One ingenious boy acted on the discontent he felt when he was denied a new pair of pants from the Orderville factory because his were not worn out yet. He secretly gathered the docked lambs’ tails from the spring crop. He sheared the wool from them and stored it in sacks. Then, when he was sent with a load of wool to sell in Nephi, he took his sacks along and exchanged them for a pair of store pants. He created a sensation when he wore the new-style pants to the next dance.

The president of the order asked him what he had done. The boy gave an honest answer. So they called him into a meeting and told him to bring the pants. They commended him for his initiative, pointed out that the pants really belonged to the order, and took them. But they told him this: the pants would be taken apart, used as a pattern, and henceforth Orderville pants would have the new store-bought style. And he would get the first pair.

That did not quite end the pants rebellion. Orders for new pants soon swamped the tailoring department. When the orders were denied because pants weren’t yet worn out, boys began slipping into the shed where the grinding wheel was housed. Soon, pants began to wear out quickly. The elders gave in, sent a load of wool out to trade for cloth, and the new-style pants were produced for everyone.

You know that isn’t a happy ending. There were many challenges Orderville faced in the ten years they lived the order there. One of them they never really conquered. It was the problem of not remembering. That is a problem we must solve, too.

Just as they forgot poverty on the Muddy, we so easily forget that we came into life with nothing. Whatever we get soon seems our natural right, not a gift. And we forget the giver. Then our gaze shifts from what we have been given to what we don’t have yet. . .

You could have an experience with the gift of the Holy Ghost today. You could begin a private prayer with thanks. You could start to count your blessings, and then pause for a moment. If you exercise faith, and with the gift of the Holy Ghost, you will find that memories of other blessings will flood into your mind. If you begin to express gratitude for each of them, your prayer may take a little longer than usual. Remembrance will come. And so will gratitude.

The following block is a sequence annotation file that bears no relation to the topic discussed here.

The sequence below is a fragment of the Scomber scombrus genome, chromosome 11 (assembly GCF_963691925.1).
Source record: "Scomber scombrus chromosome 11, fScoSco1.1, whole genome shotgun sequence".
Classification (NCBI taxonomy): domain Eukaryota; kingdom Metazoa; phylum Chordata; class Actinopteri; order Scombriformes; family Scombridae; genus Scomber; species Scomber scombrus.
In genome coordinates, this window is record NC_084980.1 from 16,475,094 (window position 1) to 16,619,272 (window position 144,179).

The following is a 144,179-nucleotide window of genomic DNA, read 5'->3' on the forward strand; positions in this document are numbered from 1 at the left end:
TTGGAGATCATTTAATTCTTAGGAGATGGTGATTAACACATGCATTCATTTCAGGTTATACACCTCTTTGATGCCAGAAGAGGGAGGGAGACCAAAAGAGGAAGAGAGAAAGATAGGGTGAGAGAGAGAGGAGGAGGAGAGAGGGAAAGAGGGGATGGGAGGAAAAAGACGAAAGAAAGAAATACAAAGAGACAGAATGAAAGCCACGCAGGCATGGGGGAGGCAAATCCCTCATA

And when Family Scriptures was over, I realized how I had been the one forgetting.

How I was the one who needed to remember.

Oh how grateful I am to my Giver. . . and for family scriptures!

Service to the Family

These last two weeks of intermittent blogging have been temporarily overtaken (and lovingly sponsored) by “Service to the Family.”

I say that with a complete recognition that there are things – and perhaps many things at that – that can easily be dropped and/or superseded because of family.

For me, blogging is one of the things I can – and must drop – when it comes to putting family f.i.r.s.t.

Blogging for me is (thankfully) NOT an obsession. It is more a hobby.

But on my priority list, hobbies always come after doing the things that are more/most important.

Which reminded me of what the Lord taught me some years ago:

We had recently moved into a new ward.

But this new ward was more than just a new ward for us!

It was a new ward for everyone involved!

We moved into a brand new subdivision! And on a weekly basis new ward members were moving in!

This new ward meant reaching out to a new move-ins when being “four-weeks old” in the ward meant we were numbered as one of the “old-timers.”

It meant exerting super-extra energy to meet people, make friends and establish relationships.

It also came when I was a B.I.G. six months pregnant with twins, our oldest being 16 months old.

I was gradually beginning to see some of my limitations, and quite frankly, they intimidated me.

Because I am a “Go and Do” kind of woman . . . and all of a sudden all these physical and mental restrictions were inhibiting the “Go” in me.

But it was then, in those moments of personal weakness that the Lord found fit to teach me about “Service to the Family.”

It was during Relief Society when an inspired instructor verbalized what the Spirit needed me to hear, to learn, to live: “There will be times when you will be unable to render service to others. Sometimes the only “outward” service you may be able to perform will be within the walls of your own home. And that will be sufficient enough for the Lord.”